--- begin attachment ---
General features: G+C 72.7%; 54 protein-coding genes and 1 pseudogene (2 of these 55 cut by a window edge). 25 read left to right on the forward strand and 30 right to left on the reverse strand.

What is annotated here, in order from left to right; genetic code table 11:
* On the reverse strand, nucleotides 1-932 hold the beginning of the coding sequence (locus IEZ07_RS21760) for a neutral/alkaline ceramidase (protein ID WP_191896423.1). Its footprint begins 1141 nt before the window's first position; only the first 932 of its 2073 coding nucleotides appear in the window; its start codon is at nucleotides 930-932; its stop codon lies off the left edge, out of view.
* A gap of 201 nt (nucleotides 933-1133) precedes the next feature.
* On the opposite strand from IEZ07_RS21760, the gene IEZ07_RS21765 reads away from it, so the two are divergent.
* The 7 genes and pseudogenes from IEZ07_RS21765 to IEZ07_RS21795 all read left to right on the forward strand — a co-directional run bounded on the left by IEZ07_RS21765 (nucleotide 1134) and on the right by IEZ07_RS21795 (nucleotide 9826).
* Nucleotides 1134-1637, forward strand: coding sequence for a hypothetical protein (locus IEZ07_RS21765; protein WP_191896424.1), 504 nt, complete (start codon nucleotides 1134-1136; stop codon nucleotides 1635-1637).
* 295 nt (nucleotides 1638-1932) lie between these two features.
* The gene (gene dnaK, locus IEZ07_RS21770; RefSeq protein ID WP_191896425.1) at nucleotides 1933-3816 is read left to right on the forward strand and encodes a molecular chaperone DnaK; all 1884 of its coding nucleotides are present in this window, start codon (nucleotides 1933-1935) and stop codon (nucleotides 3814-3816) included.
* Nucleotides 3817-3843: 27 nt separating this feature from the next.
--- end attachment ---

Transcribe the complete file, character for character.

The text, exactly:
General features: G+C 72.7%; 54 protein-coding genes and 1 pseudogene (2 of these 55 cut by a window edge). 25 read left to right on the forward strand and 30 right to left on the reverse strand.

What is annotated here, in order from left to right; genetic code table 11:
* On the reverse strand, nucleotides 1-932 hold the beginning of the coding sequence (locus IEZ07_RS21760) for a neutral/alkaline ceramidase (protein ID WP_191896423.1). Its footprint begins 1141 nt before the window's first position; only the first 932 of its 2073 coding nucleotides appear in the window; its start codon is at nucleotides 930-932; its stop codon lies off the left edge, out of view.
* A gap of 201 nt (nucleotides 933-1133) precedes the next feature.
* On the opposite strand from IEZ07_RS21760, the gene IEZ07_RS21765 reads away from it, so the two are divergent.
* The 7 genes and pseudogenes from IEZ07_RS21765 to IEZ07_RS21795 all read left to right on the forward strand — a co-directional run bounded on the left by IEZ07_RS21765 (nucleotide 1134) and on the right by IEZ07_RS21795 (nucleotide 9826).
* Nucleotides 1134-1637, forward strand: coding sequence for a hypothetical protein (locus IEZ07_RS21765; protein WP_191896424.1), 504 nt, complete (start codon nucleotides 1134-1136; stop codon nucleotides 1635-1637).
* 295 nt (nucleotides 1638-1932) lie between these two features.
* The gene (gene dnaK, locus IEZ07_RS21770; RefSeq protein ID WP_191896425.1) at nucleotides 1933-3816 is read left to right on the forward strand and encodes a molecular chaperone DnaK; all 1884 of its coding nucleotides are present in this window, start codon (nucleotides 1933-1935) and stop codon (nucleotides 3814-3816) included.
* Nucleotides 3817-3843: 27 nt separating this feature from the next.